The future of space exploration will be nano-sized, but fueled by outsized ambitions. Breakthrough Starshot is a mission that may never achieve success, but it could be a boon to empowering the technology necessary to transport humans or man-made spacecraft to the stars. Billionaire Yuri Milner and famed theoretical physicist Stephen Hawking announced Tuesday the $100 million initiative to send tiny spacecraft, which could be as small as a computer chip, to the Alpha Centauri, the nearest star system, 25 trillion miles from Earth.
On the 55th anniversary of Yuri Gagarin becoming the first human to launch into space, Breakthrough Starshot is a bold idea to make interstellar exploration a reality. Joining Milner and Hawking on the Breakthrough Starshot board will be Facebook founder and CEO Mark Zuckerberg. The trio is backed by a management and advisory committee that includes executive director Pete Worden, former director of NASA Ames Research Center, and esteemed researchers from Harvard University, Princeton University, the Planetary Society, Cornell University, Nobel Prize winner Saul Perlmutter and Astronomer Royal Lord Martin Rees.
In a lot of ways, space exploration has not changed in six decades. The proposed Dragon V2 craft from SpaceX that will ferry astronauts to the International Space Station doesn't look much different from the Apollo capsule that put astronauts on the moon.
In 1999, the miniaturization of space flight began taking shape with the development of the CubeSat standard. Created by California Polytechnic State University, San Luis Obispo and Stanford University, miniature satellites measuring around 10 x 10 x 10 cm could be made from off-the-shelf electronics for a fraction of the cost. FemtoSats takes that concept a step further with cubes measuring just 3 cm with a mass of 35 grams. The satellites are so tiny, Arizona State University used a penny for reference.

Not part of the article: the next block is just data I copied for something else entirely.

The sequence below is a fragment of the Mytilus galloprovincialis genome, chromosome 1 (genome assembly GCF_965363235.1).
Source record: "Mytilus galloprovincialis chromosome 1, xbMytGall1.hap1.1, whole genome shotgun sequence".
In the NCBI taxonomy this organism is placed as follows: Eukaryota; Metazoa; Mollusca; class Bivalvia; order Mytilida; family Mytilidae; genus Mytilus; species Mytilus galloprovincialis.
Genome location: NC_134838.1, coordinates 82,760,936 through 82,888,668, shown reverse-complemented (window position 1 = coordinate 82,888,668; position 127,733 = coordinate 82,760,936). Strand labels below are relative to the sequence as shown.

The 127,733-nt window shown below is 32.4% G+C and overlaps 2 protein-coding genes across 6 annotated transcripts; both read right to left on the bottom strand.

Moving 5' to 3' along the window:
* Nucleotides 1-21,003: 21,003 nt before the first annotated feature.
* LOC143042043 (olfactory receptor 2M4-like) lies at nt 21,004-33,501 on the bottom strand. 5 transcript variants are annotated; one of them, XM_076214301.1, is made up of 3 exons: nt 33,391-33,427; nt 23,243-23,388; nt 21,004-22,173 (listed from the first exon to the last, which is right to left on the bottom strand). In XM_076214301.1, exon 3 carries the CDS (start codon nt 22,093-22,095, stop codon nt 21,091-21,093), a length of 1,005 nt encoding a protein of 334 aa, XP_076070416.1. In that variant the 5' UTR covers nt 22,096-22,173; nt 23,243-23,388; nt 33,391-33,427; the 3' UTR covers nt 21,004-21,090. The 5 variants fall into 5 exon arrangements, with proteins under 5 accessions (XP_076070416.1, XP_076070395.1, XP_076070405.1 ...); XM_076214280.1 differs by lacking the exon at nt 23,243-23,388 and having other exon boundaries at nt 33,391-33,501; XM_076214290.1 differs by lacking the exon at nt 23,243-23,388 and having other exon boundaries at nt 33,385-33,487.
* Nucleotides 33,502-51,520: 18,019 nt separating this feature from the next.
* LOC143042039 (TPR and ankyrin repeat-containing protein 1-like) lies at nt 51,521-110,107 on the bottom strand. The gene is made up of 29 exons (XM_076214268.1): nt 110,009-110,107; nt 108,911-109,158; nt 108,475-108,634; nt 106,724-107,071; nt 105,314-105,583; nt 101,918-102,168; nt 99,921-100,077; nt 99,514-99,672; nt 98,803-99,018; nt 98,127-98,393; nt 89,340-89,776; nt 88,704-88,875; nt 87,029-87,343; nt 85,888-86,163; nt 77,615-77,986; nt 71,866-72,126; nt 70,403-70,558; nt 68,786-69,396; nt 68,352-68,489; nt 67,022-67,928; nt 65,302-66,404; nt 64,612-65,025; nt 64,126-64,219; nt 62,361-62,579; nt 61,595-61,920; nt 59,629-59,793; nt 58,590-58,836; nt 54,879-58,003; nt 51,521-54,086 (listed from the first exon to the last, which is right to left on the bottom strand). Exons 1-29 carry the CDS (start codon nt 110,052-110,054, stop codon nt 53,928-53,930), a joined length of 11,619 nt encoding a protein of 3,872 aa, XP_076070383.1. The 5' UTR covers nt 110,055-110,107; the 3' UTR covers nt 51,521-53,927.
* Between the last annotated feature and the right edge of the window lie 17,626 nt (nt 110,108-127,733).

KickSat, developed by the Space Systems Design Studio at Cornell University, are the size of computer chip with a gyroscope, radio, microcontroller and an attached antenna. This design was a source of inspiration for Milner in his ambition to reach Alpha Centauri.
Breakthrough Starshot will investigate whether it is possible for a nanocraft, essentially a computer chip with a thruster, power supply, cameras and navigation system, to be developed. If the StarChip can become a reality with the advances in technology as dictated by Moore's Law — the observation that the number of transistors on a chip doubles almost every two years — the next hurdle would involve the development of a meter-sized Lightsail that is just a few hundred atoms thick.
Propulsion would be much different than the traditional rocket launch. Breakthrough Starshot plans on creating a ground-based array of lasers, dubbed the light beamer. The group of lasers would, in theory, be able to launch thousands of nanocraft into space. Once in orbit, light beamers can target individual lightsails to get them to speeds of 20 percent of the speed of light. Instead of 30,000 years to reach Alpha Centauri, the StarChip could get there in 20 years by traveling 100 million miles per hour. If the StarChip reaches its destination, the onboard camera could begin taking photos of the star system to determine if there is a potentially habitable planet. Even with the advanced technology, it would take four years before the photos reached Earth.
Breakthrough Starshot is in its very early infancy with many technological challenges to overcome. It's a fascinating proof-of-concept project that would also have to address the dangers of an interstellar journey. Any collision could end the mission.
"Earth is a wonderful place, but it might not last forever," Hawing said in a statement. "Sooner or later, we must look to the stars. Breakthrough Starshot is a very exciting first step on that journey."